- photo by Keith Borgmeyer
“The difference between Chinese and Western medicines is that Chinese medicine looks at the physical, mental, and emotional state of a person, since the body, mind, and spirit are inseparable,” explains licensed acupuncturist Gina Butler. “It’s a whole body approach with a customized treatment plan depending on the person.”
Butler had her first exposure to acupuncture at 19, when she was dealing with chronic pain. Her mother made her an appointment. “I did not want to go,” Butler says. “I was scared of needles and thought my mom was crazy, but Western medicine only had medication to offer me.”
The treatments had such a profound effect on Butler, who was pursing her pre-medical school education at the time, that she changed her path and went into Chinese medicine instead. Upon graduating from the Seattle Institute of Oriental Medicine, she found herself working as an associate at the same clinic where her affinity for acupuncture began.
A native of Washington state, Butler has had her practice, Acupuncture of Columbia Inc., for five and a half years. She is licensed by the Missouri Acupuncture Association and is nationally certified in both acupuncture and Chinese herbal medicine by the National Certification Commission for Acupuncture and Oriental Medicine.
“When I came to Missouri from the West Coast six years ago, I thought, ‘There is no way this community is going to embrace this,’” Butler says. “I have been shocked at the response, and not only from the Columbia community, but also from the surrounding areas. Patients drive from Jefferson City, Moberly, and the Lake to see me.”
When a patient visits, Butler determines which method to use based upon their symptoms. “Acupuncture is fantastic for pain,” says Butler. “Most of the acupuncture I do is for chronic and acute pain management. I use Chinese herbal medicine for internal issues such as sinus congestion, allergies, stomach problems, depression, and anxiety.”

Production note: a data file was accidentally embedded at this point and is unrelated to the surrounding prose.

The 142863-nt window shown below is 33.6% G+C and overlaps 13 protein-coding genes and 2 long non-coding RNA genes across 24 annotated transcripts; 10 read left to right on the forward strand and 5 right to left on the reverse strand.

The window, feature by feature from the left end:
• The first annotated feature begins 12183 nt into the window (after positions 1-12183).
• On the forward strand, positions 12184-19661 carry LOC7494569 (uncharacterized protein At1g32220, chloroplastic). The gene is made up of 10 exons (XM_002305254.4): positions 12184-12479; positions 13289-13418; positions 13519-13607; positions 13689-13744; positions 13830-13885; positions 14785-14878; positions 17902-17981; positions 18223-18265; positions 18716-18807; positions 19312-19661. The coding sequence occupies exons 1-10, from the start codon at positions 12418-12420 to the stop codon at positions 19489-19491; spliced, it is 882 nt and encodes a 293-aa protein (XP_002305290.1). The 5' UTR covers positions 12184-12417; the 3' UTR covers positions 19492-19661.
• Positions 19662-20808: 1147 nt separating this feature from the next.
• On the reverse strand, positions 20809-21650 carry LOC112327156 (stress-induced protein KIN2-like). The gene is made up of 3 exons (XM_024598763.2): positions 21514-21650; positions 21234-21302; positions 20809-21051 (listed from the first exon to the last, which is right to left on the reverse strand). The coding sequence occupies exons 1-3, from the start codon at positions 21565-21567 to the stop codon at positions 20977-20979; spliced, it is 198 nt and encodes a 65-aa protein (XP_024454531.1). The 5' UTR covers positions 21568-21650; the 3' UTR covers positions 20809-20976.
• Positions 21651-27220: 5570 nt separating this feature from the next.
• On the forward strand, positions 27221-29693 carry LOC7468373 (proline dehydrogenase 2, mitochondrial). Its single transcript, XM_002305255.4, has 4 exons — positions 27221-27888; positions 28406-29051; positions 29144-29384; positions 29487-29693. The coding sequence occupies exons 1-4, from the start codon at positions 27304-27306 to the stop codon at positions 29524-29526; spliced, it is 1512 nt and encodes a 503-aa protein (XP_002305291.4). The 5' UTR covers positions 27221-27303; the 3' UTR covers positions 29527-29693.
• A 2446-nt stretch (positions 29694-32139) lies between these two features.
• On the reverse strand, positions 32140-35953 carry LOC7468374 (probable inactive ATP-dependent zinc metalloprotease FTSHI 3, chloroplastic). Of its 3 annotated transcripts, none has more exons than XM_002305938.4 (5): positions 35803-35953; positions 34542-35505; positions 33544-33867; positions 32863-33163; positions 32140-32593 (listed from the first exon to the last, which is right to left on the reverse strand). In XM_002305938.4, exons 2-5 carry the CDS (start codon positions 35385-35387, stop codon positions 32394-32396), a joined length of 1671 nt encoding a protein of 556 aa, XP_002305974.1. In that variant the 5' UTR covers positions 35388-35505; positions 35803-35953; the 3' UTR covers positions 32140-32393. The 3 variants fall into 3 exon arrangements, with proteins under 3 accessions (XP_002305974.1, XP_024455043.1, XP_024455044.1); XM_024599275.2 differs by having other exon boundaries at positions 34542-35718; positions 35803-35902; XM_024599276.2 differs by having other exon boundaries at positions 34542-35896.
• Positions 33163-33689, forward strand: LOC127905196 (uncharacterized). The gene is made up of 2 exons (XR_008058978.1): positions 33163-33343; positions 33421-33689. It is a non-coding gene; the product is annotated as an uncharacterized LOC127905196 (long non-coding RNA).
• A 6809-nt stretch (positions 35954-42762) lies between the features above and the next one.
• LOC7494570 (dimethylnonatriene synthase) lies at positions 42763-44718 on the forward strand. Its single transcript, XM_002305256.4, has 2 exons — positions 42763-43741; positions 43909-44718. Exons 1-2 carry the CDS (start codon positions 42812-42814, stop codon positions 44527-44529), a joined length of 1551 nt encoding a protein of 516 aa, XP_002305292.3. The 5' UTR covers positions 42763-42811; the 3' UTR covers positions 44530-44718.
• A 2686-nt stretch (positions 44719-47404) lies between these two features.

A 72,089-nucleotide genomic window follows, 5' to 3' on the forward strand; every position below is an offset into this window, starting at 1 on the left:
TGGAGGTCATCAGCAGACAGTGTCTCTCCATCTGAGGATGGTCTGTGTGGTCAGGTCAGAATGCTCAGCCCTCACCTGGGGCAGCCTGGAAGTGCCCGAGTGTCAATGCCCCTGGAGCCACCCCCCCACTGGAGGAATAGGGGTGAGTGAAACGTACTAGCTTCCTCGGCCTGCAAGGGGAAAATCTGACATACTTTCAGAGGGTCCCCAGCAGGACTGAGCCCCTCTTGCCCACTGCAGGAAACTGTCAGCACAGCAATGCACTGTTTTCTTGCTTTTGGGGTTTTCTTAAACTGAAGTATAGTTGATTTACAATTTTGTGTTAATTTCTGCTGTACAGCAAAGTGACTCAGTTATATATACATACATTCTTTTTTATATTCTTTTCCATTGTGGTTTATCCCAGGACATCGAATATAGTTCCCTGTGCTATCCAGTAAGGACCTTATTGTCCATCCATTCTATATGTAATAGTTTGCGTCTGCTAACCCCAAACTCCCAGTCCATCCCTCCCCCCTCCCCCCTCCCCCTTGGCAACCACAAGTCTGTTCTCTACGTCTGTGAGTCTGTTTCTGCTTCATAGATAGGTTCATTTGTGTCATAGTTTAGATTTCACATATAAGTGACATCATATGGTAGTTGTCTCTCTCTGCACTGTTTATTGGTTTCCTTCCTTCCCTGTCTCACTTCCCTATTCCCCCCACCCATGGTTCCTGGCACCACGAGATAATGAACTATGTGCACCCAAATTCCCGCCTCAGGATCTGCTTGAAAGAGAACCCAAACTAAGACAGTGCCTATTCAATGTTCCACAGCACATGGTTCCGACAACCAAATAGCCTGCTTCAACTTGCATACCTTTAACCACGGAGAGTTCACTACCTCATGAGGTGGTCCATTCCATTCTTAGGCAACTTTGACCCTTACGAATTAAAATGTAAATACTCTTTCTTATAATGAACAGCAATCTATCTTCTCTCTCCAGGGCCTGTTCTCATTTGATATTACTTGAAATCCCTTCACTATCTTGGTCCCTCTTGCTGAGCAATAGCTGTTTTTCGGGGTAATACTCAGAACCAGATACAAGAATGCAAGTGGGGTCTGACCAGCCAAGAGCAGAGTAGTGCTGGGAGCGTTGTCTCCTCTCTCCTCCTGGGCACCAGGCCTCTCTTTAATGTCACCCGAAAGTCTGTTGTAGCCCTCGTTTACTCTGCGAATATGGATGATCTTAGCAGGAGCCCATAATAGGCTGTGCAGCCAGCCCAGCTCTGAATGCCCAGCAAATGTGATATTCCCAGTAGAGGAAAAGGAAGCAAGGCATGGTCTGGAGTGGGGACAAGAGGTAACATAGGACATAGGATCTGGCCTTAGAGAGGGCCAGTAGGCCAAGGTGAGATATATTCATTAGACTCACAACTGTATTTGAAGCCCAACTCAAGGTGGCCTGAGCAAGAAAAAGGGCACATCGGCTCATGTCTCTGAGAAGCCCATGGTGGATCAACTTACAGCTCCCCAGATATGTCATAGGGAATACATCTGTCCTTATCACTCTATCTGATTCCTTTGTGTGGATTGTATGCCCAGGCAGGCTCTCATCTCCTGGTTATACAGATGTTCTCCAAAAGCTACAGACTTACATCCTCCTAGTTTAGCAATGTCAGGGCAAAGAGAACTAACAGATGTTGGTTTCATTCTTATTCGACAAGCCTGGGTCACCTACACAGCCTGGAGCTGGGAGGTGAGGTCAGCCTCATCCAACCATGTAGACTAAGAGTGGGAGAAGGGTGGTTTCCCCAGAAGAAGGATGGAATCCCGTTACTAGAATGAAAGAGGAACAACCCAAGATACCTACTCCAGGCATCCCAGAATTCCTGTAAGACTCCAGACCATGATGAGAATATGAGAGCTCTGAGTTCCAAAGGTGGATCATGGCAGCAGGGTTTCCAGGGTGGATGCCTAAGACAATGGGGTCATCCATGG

Most new patients come in with multiple complaints. Using Chinese medicine, acupuncture, or a combination of the two, Butler can address many of their medical issues in the same visit.
Several of Butler’s patients use her treatments to complement conventional medicine practices, and others come to see her as a last resort after trying physical therapy, massage, medication, and injections. The number one complaint she treats is pain, followed by stress, fatigue, insomnia, and even infertility.
“Instead of chasing after symptoms, we look at the root cause,” says Butler. “For example, if someone comes in with allergies, they won’t get a generic form of an allergy formula. The medicine is very customized. A patient will come in and say, ‘I just want something for my cold,’ and I will say, ‘No. It depends upon what type of cold you have.’”
Most insurance policies in Missouri currently do not cover acupuncture. That forces Butler to maintain a cash-based practice, which is a huge disadvantage to her patients.
“It involves needles, it’s alternative medicine, and insurance doesn’t cover it. So basically, it is not a recipe for success,” Butler says with a laugh.
But people keep coming back. “Patients say, ‘I can’t believe I enjoy you sticking needles in me!’” Butler says. “The number one thing patients tell me is that they wish they would have come to see me sooner.”